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Gulf Coast Evacuees Head Home

Rescuers pushed their way into once-inaccessible neighborhoods as Hurricane Rita's floodwaters receded along the Texas-Louisiana coast Monday. The death toll climbed to seven when the bodies of five people were discovered in a Beaumont apartment.

The five apparently were overcome by fumes from a generator they were using for power after the hurricane, authorities said.

Elsewhere, life began getting back to normal following Hurricane Rita's arrival over the weekend as residents streamed back to the Gulf Coast.

Traffic into Houston was reported moving smoothly again as hundreds of thousands of Hurricane Rita evacuees returned home. There were reports of congestion Sunday, but more traffic lights were back in commission and traffic was said to be moving well into the city.

CBS News correspondent Steve Futterman reports there are virtually no power problems in Houston, gasoline is readily available and stores are reopening.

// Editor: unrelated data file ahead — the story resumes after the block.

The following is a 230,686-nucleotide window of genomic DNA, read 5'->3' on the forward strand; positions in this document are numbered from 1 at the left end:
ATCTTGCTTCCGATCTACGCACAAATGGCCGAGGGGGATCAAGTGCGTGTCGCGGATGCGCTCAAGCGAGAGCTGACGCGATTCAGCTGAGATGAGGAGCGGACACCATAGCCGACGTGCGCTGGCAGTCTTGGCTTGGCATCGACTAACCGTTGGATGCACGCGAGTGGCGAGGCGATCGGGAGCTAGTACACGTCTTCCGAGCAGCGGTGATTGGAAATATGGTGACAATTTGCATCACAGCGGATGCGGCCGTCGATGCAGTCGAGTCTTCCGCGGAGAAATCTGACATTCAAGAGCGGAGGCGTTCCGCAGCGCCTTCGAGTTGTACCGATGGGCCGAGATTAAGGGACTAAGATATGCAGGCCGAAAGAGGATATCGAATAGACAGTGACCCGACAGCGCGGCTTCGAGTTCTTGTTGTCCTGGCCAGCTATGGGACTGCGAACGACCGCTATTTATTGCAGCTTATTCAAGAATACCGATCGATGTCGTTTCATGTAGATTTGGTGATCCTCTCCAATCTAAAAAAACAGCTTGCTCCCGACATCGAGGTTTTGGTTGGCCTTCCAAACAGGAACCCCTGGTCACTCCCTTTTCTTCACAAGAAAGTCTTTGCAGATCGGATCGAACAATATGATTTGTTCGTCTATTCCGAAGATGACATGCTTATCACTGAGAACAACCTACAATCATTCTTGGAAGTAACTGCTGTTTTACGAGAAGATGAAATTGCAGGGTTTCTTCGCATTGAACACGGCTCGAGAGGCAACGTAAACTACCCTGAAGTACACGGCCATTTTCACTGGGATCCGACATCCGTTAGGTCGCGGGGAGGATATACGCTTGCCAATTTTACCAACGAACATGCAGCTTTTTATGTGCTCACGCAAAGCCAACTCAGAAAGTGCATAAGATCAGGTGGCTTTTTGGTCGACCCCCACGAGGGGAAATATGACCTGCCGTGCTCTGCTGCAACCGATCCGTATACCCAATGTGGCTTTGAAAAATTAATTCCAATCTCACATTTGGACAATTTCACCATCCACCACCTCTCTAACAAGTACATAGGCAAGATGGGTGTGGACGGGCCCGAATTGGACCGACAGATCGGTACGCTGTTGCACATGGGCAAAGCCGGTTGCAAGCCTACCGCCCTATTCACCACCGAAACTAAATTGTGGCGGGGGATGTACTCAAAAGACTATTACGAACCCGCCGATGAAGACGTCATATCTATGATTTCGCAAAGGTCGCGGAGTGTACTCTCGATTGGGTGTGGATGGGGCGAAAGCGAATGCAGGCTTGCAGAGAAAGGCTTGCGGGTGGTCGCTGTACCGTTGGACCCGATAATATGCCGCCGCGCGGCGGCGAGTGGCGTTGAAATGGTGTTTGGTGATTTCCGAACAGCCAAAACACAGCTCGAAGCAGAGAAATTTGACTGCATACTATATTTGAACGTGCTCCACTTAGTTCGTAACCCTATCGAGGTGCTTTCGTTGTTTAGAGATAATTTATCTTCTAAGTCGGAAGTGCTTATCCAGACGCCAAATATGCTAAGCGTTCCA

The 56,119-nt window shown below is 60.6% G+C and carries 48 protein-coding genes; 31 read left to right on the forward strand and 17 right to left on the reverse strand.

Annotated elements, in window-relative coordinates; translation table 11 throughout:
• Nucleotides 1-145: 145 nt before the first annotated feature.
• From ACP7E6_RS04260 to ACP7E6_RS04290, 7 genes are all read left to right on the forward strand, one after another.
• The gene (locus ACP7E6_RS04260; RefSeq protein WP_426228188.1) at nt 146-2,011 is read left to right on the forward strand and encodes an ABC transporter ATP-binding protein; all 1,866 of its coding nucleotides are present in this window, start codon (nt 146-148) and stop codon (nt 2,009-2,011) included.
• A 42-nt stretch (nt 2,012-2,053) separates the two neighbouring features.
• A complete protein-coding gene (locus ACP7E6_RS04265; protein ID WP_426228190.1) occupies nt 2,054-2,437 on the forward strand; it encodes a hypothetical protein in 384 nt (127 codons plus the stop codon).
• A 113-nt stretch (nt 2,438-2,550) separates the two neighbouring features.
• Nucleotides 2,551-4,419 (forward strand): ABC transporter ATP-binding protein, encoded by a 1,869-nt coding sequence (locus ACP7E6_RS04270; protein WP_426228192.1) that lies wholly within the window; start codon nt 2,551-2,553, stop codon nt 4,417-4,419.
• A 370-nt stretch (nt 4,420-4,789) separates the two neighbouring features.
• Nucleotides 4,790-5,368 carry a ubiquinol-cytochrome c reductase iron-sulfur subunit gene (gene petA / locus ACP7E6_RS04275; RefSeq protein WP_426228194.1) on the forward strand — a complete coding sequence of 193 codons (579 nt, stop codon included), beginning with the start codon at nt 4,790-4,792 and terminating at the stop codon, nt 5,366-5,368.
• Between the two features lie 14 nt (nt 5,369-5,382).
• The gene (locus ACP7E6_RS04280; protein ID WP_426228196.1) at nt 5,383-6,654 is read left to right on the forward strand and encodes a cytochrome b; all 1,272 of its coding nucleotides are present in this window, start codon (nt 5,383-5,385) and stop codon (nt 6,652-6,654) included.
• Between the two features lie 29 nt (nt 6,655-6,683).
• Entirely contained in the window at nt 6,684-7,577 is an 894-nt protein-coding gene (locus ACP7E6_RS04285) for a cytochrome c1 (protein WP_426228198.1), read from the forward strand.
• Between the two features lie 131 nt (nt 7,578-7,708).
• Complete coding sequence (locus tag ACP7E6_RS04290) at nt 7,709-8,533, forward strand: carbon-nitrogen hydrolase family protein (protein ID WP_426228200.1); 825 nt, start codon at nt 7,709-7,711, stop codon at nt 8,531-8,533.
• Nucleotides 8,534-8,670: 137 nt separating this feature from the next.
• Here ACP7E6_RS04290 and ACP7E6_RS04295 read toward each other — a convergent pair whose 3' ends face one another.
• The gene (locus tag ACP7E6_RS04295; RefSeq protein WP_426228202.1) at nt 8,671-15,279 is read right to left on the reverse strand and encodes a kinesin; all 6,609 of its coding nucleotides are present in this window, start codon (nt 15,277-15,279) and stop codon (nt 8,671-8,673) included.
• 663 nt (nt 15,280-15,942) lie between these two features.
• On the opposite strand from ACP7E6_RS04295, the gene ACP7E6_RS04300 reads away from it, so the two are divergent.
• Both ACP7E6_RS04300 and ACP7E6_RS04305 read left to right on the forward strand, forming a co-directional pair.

A long line of customers waited outside a downtown Starbucks as it reopened for the first time. Customers sat outdoors with their drinks, despite hot, humid weather.

To the east, however, where Rita came ashore, it was a different story. There was still no power in Beaumont and Port Arthur and residents were being told to stay away. Although Interstate 10 was open through the area, all exits were closed as emergency officials tried to keep the damaged, flooded cities sealed off to all but emergency vehicles.

"Until we get power back, its unsafe for people to be living here," said Port Arthur police officer Nathan Mingo.

In other developments:

  • In a visit to the Energy Department, President Bush was briefed on Rita's impact on energy production and prices, reports CBS News correspondent Mark Knoller. The initial assessment is that Rita's impact was far less than Katrina's, although at least 16 oil refineries in Texas remain shut down.
  • Houston's two main airports, George Bush Intercontinental and the smaller William P. Hobby, have resumed service, and airlines were increasing their flights into and out of the city.